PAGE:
China Vows to Create ‘Civilized’ Internet Promoting ‘Socialist Values’

AFP Anthony WALLACE
AFP Anthony WALLACE

Beijing on Tuesday vowed to increase oversight of China’s already heavily censored internet as part of the Chinese Communist Party (CCP)’s efforts to craft a more “civilized” cyberspace environment based on the “guiding status of Marxism,” Xinhua reported.

The CCP’s Central Committee and State Council jointly issued a statement on September 14 outlining plans to “consolidate the guiding status of Marxism in the ideological cyberspace sphere, foster a common ideology among the whole [Communist] Party and the Chinese people, and interiorize core socialist values.”

“[Chinese] cyberspace will be governed under the law, which will crack down on and prevent online crimes,” the edict read, as quoted by Xinhua, China’s official state-run press agency.

Chinese news websites and online social media platforms should “promote education about the ruling Communist Party and its achievements,” according to the CCP’s State Council.

A man surfs the internet in Beijing on June 15, 2009. The designers of controversial Internet filtering software that China has ordered shipped with all new computers said they were trying to fix security glitches in the programme in the latest blow to the plan to include the filtering software with all PCs sold in China from July 1, which has been criticised overseas and even in China as a bid at mass censorship and a threat to personal privacy. Researchers at the University of Michigan who examined the software last week said it contained serious security vulnerabilities that could allow outside parties to take control of computers running it via remote access. Chinese authorities have a history of blocking sites that feature porn or politically unacceptable subjects such as the brutal crackdown on Tiananmen pro-democracy protests in 1989 and the banned spiritual group Falungong. AFP PHOTO / Frederic J. BROWN (Photo credit should read FREDERIC J. BROWN/AFP via Getty Images)

A man surfs the internet in Beijing on June 15, 2009. The designers of controversial Internet filtering software that China has ordered shipped with all new computers said they were trying to fix security glitches in the program. (Photo credit should read FREDERIC J. BROWN/AFP via Getty Images)

“A clear-cut stand should be taken against ‘historical nihilism,’ defined as any attempt to use the past to question the [Communist] party’s leading role or the ‘inevitability’ of Chinese socialism, and good moral values should be promoted, such as by publicizing cases involving model workers,” Tuesday’s guideline stated.

CCP internet censors should work to strengthen “behavioral norms” in cyberspace by “cultivating ethics and rules that conform to socialist core values,” the ruling party argued. These efforts would ultimately help to mold young Chinese citizens into “correct” and “safe” internet users.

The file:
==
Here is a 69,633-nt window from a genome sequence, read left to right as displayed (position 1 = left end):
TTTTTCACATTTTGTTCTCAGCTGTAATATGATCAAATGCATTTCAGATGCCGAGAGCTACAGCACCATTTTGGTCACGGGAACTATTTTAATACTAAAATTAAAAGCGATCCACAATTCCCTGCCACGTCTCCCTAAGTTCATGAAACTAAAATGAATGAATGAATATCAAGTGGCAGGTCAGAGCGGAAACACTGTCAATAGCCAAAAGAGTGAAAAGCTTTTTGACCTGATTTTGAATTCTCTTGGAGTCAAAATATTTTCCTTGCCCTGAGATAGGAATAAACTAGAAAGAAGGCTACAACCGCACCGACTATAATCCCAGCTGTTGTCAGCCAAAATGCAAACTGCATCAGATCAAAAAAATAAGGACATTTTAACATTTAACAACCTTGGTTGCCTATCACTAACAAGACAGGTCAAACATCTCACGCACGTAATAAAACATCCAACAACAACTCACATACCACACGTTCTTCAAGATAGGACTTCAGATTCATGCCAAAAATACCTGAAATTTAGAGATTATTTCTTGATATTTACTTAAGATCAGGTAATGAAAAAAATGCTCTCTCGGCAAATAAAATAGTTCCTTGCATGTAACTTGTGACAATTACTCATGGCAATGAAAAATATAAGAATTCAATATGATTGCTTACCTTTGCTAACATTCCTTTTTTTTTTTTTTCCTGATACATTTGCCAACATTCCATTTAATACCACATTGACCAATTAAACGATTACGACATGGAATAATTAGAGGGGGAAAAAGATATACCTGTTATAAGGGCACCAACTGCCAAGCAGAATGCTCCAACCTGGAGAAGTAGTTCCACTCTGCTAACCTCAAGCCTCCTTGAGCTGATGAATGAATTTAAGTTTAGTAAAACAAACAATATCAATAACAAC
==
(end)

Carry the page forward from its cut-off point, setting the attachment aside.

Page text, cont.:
Social media platforms allowed on China’s limited internet are now “required to improve self-discipline and governance” over content options such as “live streaming,” according to the new cyber rules.

Several Chinese government agencies, including China’s Cyberspace Administration and China’s Ministry of Public Security, issued regulations in April stipulating that Chinese live-streaming platforms must collect personal information and “social credit codes” from their users. The information will help state internet regulators to “immediately handle” any behavior on the platforms deemed illegal or “immoral” by the CCP.

A cosplay fan wearing a face mask live streams during the annual China Digital Entertainment Expo and Conference, known as ChinaJoy, in Shanghai on July 31, 2020. (Photo by STR / AFP) / China OUT (Photo by STR/AFP via Getty Images)

A cosplay fan wearing a face mask live streams during the annual China Digital Entertainment Expo and Conference, known as ChinaJoy, in Shanghai on July 31, 2020. (Photo by STR / AFP) / China OUT (Photo by STR/AFP via Getty Images)

The mandate took effect on May 25 and stipulated that “livestreamers will need to provide their real names as well as social credit codes to the livestreaming marketing platforms they use,” China’s state-run Global Times reported.

“The platforms will in turn have to submit their identity information and other information concerning tax to local tax authorities. Livestreamers will also need to be above the age of 16 unless they’re under [the] supervision of an adult,” according to the new guideline.

Livestream marketing has become an extremely popular and lucrative internet business model in China in recent years. China Daily, which is owned by the CCP’s publicity department, reported in April there were “about 24 million e-commerce livestreaming events on key online platforms” in China in 2020 “with an estimated total turnover exceeding 1 trillion yuan ($154 billion).” The newspaper cited the information from a report “jointly released by Chinese Association of Market Development, AliResearch — the research arm of the country’s e-commerce giant Alibaba — and Taobao Live” in March 2021.

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